Undergraduate Penelope Faithfull describes how she and fellow-student George Upfield are using radio to bring the ancient world to a wider audience within the University.
Salvete (Or shall we say chairete?)!
Over the Christmas Holidays, I thought it would be fun to do a Classics themed radio show on the University’s radio station, Junction11. The show, called Viva!, aims to help promote Classics (hence the title) – and to prove that, although the inhabitants of the ancient world are no longer around, they’re still just as fun and fascinating! Whilst trying to cater for a wide range of song and musical tastes, a diverse range of features and topics each week are included with a Classics theme. Special features include: songs with a Classics reference, recent Classics related news items for discussion and also a Classics ‘word of the week’ spot. I am really trying to encourage audience participation by discussing topics or questions from listeners. I would very much like to have a guest spot for lecturers to come on the show to talk about their research, to describe how they were introduced to Classics, to choose a song, and there may also be a surprise question for them each week…! So if any lecturers would be happy to come on the show, then please get in touch through the email below.
If anyone has any questions they want answered, or would like to hear more about the show, please don’t hesitate to get in contact at email@example.com.
Welcome to ‘Viva!’ hosted by Penelope Faithfull and co-host George Upfield. Tune in on Thursdays between 10-11 am on Junction11 to hear more; the link for the show is here: https://www.junction11radio.co.uk/listen-live/.
We hope you enjoy listening!
C.W Götzloff, Antiquities by a Balcony Overlooking the Gulf of Naples, 1826
This term Professor Amy C. Smith is one of 18 international scholars (and 3 Classicists) selected as to be a Visiting Research Fellow at the Humanities Research Centre of the Australian National University (ANU), in that nation’s capital, Canberra.This week, however, she has been invited to Melbourne to deliver the prestigious Trendall Lecture, at the A.D. Trendall Research Centre for Ancient Mediterranean Studies at Latrobe University. She will deliver her lecture, entitled ‘1766 and All That! Winckelmann and the Study of Greek Vases’, in the State Library of Victoria at 6:30 pm on Thursday, 16 November.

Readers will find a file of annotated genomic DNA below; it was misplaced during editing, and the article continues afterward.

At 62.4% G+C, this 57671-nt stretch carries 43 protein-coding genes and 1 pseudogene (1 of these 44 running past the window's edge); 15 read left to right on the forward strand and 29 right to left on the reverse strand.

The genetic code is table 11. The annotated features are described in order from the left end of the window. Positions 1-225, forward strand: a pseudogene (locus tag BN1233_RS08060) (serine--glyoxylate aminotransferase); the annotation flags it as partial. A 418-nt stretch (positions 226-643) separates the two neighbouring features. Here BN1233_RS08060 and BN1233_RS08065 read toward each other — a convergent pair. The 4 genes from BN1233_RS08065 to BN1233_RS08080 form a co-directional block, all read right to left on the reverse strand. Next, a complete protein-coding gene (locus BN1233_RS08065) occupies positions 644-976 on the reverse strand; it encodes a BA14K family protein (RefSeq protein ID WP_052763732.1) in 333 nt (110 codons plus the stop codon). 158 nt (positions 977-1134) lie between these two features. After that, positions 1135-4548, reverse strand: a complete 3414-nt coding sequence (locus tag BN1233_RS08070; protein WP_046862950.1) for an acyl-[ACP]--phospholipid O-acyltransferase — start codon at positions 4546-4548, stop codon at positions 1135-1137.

The Trendall Centre is named for Professor A.D. (Dale) Trendall (1909-1995), around whose library, archives & collections it is built. A classical historian and archaeologist, with particular expertise in the Greek art of South Italy, Prof. Trendall amassed perhaps the finest library of Classical Archaeology in the Southern hemisphere. After a long and distinguished career as Professor of Greek and Chair of Archaeology at University of Sydney, then Master of University House at ANU, in 1960 he retired to Latrobe University (in Melbourne), where he worked as Resident Fellow for many years, continuing his groundbreaking work on the attribution of tens of thousands of vases made by Greeks in South Italy, and maintaining warm working relationships with international scholars including Annie Ure, Curator of Classics@Reading’s Ure Collection until her death in 1976. Professor Smith is the Ure Museum’s current Curator.
The Trendall Lecture is one of two annual lectures honouring and named for this influential scholar. The second, sponsored by the Australian Academy of the Humanities, of which Trendall was a Foundation Fellow, is delivered in conjunction with the conference of the Australasian Society of Classical Studies.